NagaCorp’s revenue dropped 74 percent and staff count by 26 percent in a year hit with Covid-19 disruptions, but the company’s acquisition of property and equipment more than doubled to $384 million amid its investment in NagaWorld 3.
Workers have been protesting last year’s mass layoffs at Phnom Penh’s monopoly casino operator, saying the company targeted union leaders and members. Amid near-daily rallies, more than 30 workers have been taken into police custody, and 11 of them remain in jail.
On Monday, as the Health Ministry shut down workers’ protests, NagaCorp released its annual statement showing revenues of $226 million last year, down from $879 million in 2020. Its loss for the year was $147 million, down from a profit of $102 million in 2020.
As of the end of the year, NagaCorp had 6,181 employees, down from 8,371 a year prior, due to “an employee rationalization program to improve cost and operational efficiency.”
“The Company believes that these changes will help with the quick return to business normality and help deliver continued financial stability over the long term,” the report said.
To reduce the layoffs’ impact on employees, the company offered a mutual separation option with compensation “over and above payments required by the application Cambodian Laws,” the report said, adding that “by and large” the “exercise has been completed.”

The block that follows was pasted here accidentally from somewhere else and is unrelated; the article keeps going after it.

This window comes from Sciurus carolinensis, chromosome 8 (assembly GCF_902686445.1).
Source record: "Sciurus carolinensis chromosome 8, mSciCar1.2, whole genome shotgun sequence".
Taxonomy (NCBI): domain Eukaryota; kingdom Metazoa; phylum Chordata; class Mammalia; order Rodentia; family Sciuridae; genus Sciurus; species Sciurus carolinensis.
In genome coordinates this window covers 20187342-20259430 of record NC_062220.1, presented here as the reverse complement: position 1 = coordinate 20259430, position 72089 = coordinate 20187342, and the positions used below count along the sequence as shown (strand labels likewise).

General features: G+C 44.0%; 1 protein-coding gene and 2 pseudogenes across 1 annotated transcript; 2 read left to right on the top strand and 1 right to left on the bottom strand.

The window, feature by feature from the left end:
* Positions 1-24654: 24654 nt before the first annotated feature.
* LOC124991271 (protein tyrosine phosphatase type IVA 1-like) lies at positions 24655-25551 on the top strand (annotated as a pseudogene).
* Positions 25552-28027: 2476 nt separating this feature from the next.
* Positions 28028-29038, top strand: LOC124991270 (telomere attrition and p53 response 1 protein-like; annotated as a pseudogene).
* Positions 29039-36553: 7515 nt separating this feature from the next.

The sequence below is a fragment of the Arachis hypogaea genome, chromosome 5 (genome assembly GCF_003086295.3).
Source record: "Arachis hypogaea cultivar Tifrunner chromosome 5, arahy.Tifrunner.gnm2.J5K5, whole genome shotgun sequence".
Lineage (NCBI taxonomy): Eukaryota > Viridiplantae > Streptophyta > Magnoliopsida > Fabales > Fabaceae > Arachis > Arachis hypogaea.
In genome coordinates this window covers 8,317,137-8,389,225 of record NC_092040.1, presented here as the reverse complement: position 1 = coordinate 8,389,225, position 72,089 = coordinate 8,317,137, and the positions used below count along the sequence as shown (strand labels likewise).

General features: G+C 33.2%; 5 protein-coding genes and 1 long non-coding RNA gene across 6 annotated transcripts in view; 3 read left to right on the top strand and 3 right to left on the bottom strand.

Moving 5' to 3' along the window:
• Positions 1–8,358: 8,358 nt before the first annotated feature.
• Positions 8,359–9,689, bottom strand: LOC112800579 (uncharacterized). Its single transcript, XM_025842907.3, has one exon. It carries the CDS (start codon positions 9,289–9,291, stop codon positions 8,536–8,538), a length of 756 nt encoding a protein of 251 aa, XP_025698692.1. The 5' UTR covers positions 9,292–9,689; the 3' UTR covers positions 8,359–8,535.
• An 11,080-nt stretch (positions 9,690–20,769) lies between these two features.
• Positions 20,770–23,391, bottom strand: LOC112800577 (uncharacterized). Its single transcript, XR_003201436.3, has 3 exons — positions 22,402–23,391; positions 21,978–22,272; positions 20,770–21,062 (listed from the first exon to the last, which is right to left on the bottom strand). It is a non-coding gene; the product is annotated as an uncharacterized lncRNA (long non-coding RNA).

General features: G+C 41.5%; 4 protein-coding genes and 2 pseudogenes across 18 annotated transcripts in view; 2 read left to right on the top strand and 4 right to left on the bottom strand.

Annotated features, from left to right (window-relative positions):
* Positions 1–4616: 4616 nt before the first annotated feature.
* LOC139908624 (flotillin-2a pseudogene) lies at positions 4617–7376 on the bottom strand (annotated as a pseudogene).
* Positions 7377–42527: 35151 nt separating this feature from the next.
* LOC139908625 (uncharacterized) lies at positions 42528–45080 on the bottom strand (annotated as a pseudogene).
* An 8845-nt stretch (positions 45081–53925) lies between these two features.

Of more than 1,300 staff members targeted for termination, some 1,100 were union members, according to the workers. More than 300 have yet to accept the termination: Some are demanding reinstatement, saying unionists and senior employees should be protected; while others have contested the compensation amount.
A NagaCorp press release noted that earnings before interest, tax, depreciation and amortization remained positive, at $16 million. But depreciation rose as the value of the company’s property, plant and equipment increased from $1.67 billion to $1.93 billion.
The company acquired such hard capital assets worth $384 million last year, up from $174 million in 2020, the report said.
Much of the increase is due to the ongoing construction of NagaCorp’s $3.5-billion NagaWorld 3 project, which is being built in central Phnom Penh on land that formerly housed the dilapidated but iconic White Building. Hundreds of residents were removed from the building amid contentious evictions in 2017.
In an agreement with CEO Chen Lip Keong’s ChenLipKeong Fund, some $223 million of the construction cost was borne by the fund in 2021, NagaCorp said.
Chen is using the Cayman Islands-incorporated holding company to lend $1.76 billion for the latest development. The company last year appeared in the Pandora Papers, a trove of leaked documents that detailed wealthy elites’ use of offshore firms.
As of 10:30 a.m., NagaCorp’s stock price on the Hong Kong exchange was down 2 percent, according to Bloomberg.
Updated with the company’s net loss.